On Tuesday, a Vernon code enforcement officer denied an application for the festival to hold its event at Vernon Downs, saying the application was incomplete and filed too late. According to festival organizers, they hope their lengthy new application will encourage the town to work with them to host the festival meant to commemorate the anniversary of the iconic Woodstock from 1969.
“Woodstock 50 this morning appealed a decision by the Town of Vernon to turn down a permit needed to hold its 50th Anniversary Festival at Vernon Downs. We also have submitted a comprehensive new application that is nearly 500 pages in length that spells out in great detail our plans for security, traffic and medical emergencies,” Woodstock 50 organizers said in a statement sent to Billboard.
“We believe there was no legal reason for the Town to turn down the original permit application. We hope that for the good of the local and regional economy of central New York and for the health of the Town’s largest employer, Vernon Downs, officials will grant the requested permit on an expedited basis and agree to host what will be a safe, world-class and historic event,” the statement continues.
Tuesday's permit denial follows a Vernon town board meeting Monday night where law enforcement and city officials brought up concerns about public safety give the short period of time organizers have to execute the event that takes place in just over a month.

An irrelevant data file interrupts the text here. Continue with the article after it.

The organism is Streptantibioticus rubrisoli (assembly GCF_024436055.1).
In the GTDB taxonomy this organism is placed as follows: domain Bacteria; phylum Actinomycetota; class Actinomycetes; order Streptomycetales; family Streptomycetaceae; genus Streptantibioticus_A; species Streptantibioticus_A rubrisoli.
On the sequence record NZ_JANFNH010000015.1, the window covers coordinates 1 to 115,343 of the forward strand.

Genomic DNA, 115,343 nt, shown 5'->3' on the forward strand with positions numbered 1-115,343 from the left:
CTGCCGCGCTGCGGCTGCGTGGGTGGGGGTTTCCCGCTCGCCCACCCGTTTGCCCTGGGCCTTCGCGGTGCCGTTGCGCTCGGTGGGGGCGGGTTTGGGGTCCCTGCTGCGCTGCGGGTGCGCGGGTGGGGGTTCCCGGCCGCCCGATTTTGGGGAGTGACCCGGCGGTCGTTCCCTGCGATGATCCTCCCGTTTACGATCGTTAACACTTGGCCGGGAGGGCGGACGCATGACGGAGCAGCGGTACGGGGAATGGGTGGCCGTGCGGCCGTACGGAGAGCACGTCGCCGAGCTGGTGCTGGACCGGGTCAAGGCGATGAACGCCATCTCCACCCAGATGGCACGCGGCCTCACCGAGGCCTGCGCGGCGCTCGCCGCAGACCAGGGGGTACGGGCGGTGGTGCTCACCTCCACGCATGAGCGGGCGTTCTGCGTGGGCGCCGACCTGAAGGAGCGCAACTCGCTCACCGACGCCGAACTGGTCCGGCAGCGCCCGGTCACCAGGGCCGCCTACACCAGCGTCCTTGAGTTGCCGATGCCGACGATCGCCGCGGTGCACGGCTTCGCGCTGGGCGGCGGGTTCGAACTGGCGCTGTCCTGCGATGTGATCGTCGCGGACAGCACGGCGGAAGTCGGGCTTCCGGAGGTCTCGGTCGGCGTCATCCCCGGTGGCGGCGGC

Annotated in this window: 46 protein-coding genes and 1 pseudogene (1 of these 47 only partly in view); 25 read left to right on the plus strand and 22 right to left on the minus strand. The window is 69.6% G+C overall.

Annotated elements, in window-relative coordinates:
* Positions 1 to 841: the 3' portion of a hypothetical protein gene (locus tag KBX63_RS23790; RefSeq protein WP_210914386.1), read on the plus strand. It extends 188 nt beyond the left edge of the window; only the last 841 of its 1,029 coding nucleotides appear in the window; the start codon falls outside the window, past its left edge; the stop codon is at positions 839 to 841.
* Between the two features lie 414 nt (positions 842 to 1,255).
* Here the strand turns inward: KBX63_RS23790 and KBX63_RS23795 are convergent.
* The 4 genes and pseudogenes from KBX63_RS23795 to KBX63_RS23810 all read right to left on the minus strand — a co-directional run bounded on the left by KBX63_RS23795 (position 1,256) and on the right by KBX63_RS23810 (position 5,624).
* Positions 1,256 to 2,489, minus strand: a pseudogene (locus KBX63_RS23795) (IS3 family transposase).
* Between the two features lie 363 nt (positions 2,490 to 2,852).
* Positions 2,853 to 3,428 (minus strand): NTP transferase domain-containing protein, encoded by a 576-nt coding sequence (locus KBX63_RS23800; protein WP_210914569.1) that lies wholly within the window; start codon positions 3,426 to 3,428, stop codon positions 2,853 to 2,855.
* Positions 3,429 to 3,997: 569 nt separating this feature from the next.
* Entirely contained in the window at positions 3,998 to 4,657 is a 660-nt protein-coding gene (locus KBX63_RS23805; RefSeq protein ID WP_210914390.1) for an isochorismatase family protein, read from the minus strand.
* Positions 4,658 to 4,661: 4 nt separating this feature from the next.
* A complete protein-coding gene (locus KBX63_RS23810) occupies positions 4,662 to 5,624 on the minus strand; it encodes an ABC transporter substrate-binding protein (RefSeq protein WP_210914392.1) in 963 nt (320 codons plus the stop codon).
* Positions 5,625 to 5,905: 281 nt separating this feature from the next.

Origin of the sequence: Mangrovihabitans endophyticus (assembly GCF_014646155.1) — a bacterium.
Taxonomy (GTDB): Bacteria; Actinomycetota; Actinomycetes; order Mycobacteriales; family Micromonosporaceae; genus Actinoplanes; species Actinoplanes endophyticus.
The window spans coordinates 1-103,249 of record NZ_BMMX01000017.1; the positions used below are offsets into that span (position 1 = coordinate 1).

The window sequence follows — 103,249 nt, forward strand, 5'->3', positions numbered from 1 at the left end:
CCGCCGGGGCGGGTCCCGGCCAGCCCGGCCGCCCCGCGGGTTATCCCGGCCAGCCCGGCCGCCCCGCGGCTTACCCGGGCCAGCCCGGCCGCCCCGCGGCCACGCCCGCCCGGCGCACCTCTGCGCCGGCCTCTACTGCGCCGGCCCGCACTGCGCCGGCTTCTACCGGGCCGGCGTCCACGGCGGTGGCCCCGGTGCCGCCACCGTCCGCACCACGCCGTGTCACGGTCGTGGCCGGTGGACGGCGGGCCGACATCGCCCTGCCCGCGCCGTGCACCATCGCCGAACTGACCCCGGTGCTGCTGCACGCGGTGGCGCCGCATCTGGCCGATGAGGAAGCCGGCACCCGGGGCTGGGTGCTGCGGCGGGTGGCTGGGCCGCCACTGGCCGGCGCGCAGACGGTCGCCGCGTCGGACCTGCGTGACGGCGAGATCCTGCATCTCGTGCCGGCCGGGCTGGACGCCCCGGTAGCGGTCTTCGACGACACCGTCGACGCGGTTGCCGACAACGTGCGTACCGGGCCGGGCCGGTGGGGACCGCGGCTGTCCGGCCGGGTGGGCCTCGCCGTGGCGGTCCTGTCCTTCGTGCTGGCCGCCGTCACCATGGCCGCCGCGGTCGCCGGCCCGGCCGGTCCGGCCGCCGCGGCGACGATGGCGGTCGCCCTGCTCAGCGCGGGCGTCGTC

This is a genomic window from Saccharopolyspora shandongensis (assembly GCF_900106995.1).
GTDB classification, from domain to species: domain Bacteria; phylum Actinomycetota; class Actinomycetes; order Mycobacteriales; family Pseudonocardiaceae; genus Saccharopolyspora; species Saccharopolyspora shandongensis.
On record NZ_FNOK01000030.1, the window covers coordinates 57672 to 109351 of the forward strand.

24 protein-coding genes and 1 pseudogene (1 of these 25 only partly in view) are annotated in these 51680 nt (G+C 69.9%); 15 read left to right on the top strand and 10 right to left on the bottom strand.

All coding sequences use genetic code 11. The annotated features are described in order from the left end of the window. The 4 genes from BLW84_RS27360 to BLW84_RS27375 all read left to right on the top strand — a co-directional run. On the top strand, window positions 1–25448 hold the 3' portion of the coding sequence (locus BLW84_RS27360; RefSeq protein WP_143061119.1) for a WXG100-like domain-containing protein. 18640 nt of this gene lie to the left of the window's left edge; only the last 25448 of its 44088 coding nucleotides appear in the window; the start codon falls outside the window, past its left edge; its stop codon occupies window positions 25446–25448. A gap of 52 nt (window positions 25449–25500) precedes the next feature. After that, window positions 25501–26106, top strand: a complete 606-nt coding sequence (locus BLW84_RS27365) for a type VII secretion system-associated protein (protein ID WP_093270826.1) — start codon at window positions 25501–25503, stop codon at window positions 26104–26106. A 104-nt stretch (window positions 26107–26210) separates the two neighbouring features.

Vernon Downs is the second location Woodstock 50 has tried to secure as a venue. Woodstock 50’s original venue, Watkins Glen International, rescinded the event's permit application on June 10 with less than 70 days to go. That followed a number of setbacks for the festival, which started in late April when its investor Dentsu pulled out from the festival and then Lang and Peck lost a string of court hearings aimed at retaining the financer's promised funds.
The efforts to keep the troubled festival afloat are being led by Woodstock 50's original investor Greg Peck, co-founder Michael Lang and KAABOO producer Jason Felts with his team at Virgin Produced, who were brought on as consultants. The festival also recruited new advisors to work on traffic plans, safety and security, and specialists in talent relations to help secure Vernon Downs venue.